Alissa Ann Smego was born in Livingston, N.J., and lived in New York City and Louisville, Ky., before moving with her family to Darien, Conn., where she graduated from high school in 1993.
“She was the happiest child in the world,” her mother said. “Everything came easy to her. And with her smile, she was always the center of attention.”
Ms. Bigelow “was magical from the day she was born,” her father said. “She had that inner glow, and people wanted to be around her, even when she was a little girl.”
In turn, she wanted to be around others. As a child in Manhattan, “she knew all the bag ladies on our block,” her father said. In high school, she coached skiing for the Special Olympics.
After a year at Vanderbilt University, Ms. Bigelow moved to California to try acting. “She got a national commercial right away,” her mother said. From 1994 through 1999, as Alissa Ann Smego, she acted in commercials and had walk-on roles in television shows such as “Picket Fences,” “Boy Meets World,” and “Chicago Hope.”
Ms. Bigelow finished her bachelor’s degree in political science at the University of Southern California. She married Edward Bigelow IV of Boston in 2002, and seven years ago their daughter, Olivia, was born.
“Then the last few years were a very difficult time,” Ms. Bigelow’s father said, “and it wasn’t her at all.”
Mental illness, he added, “is an epidemic in our country, and it’s flying under the radar, and there’s nobody who’s really paying attention. If we think that medical care is in a shambles, medical care of mental illness is in a true shambles.”
At Karma Yoga, where 70 people showed up Oct. 13 at the Allston studio on short notice to celebrate Ms. Bigelow’s life, “we’re doing everything we can to carry on her spirit,” Winder said. “She would try to find a way to be good to you in your life and was really sincere. I’ve been in this town a long time, and that’s a treasure. She was the real deal with a kind heart.”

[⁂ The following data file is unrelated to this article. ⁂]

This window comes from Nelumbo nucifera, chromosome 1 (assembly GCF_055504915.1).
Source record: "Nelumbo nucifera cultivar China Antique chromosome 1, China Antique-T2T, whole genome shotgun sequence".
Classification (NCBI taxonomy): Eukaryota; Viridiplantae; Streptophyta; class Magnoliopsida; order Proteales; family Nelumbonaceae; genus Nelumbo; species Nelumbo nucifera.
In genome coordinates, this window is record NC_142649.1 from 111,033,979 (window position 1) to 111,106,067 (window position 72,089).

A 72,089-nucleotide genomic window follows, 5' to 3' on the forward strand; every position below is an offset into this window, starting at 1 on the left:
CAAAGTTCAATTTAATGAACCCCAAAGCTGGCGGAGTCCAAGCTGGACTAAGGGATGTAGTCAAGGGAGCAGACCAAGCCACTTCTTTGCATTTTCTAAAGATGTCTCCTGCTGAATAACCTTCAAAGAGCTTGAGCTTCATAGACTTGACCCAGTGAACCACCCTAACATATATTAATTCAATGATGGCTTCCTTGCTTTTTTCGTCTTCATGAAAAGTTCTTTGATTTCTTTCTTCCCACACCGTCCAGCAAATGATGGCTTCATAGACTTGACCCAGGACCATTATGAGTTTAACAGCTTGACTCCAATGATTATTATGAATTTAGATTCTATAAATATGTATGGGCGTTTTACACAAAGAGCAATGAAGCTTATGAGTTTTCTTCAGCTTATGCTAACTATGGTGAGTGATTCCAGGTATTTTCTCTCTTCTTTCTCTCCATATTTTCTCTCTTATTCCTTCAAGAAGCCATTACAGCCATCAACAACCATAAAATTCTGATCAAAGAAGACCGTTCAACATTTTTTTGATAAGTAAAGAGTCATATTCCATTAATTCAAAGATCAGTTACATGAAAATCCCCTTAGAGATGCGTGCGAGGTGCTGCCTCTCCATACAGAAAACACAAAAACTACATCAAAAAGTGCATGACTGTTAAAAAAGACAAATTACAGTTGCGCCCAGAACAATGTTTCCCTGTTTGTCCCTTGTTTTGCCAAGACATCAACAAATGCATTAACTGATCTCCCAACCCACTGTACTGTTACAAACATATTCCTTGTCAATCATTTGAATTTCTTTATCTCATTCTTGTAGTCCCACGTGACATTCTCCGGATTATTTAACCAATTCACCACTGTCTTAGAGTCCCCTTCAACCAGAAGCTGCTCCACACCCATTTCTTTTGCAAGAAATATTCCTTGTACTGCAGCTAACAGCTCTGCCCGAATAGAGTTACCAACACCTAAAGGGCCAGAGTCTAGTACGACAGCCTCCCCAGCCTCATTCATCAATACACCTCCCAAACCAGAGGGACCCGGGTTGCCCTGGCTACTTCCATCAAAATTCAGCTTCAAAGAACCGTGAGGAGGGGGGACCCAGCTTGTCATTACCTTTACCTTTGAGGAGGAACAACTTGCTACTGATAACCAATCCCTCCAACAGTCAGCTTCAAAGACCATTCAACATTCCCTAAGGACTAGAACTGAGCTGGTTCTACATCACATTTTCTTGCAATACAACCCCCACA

And Ms. Bigelow’s daughter, he added, was the center of her world.
“I can’t tell you how many times she shared these amazing stories about her daughter,” Winder said. “I think of her daughter becoming an adult and reading this. She should know her mother loved her more than everything. She was always on her mind and in her heart.”
In addition to her daughter, mother, father, and former husband, Ms. Bigelow leaves her sister, Amy of Chicago; her brother, Raymond of Cincinnati; and her boyfriend, Johnny McDonough of Wellesley.
A funeral Mass will be said at 1 p.m. Nov. 8 in the Cathedral of the Holy Cross in Boston.
Ms. Bigelow was alone when she died, except for two rescue cats to whom she had offered a foster home. When it came to helping others, whether people or animals, “she could never say no,” her mother said.
“The sorrow and pain caught her at that moment and took the life of someone who really had no reason to be leaving,” Winder said.
“Find the strength & fearlessness to Forgive yourself . . . then may you be able to forgive others,” she posted on her Facebook page on Sept. 20.
Left behind online, for family and her friends, are the photos and videos of the smile she used to brighten every encounter, and the memories of her charm that enthralled many from when she was a baby.
At Ms. Bigelow’s first birthday party, her father recalled, she held a napkin in her tiny hand and dabbed crumbs and frosting from her mouth after every bite.
“We don’t have a single photo of her crying or frowning,” he said. “In every single photo, she was smiling. And that was her.”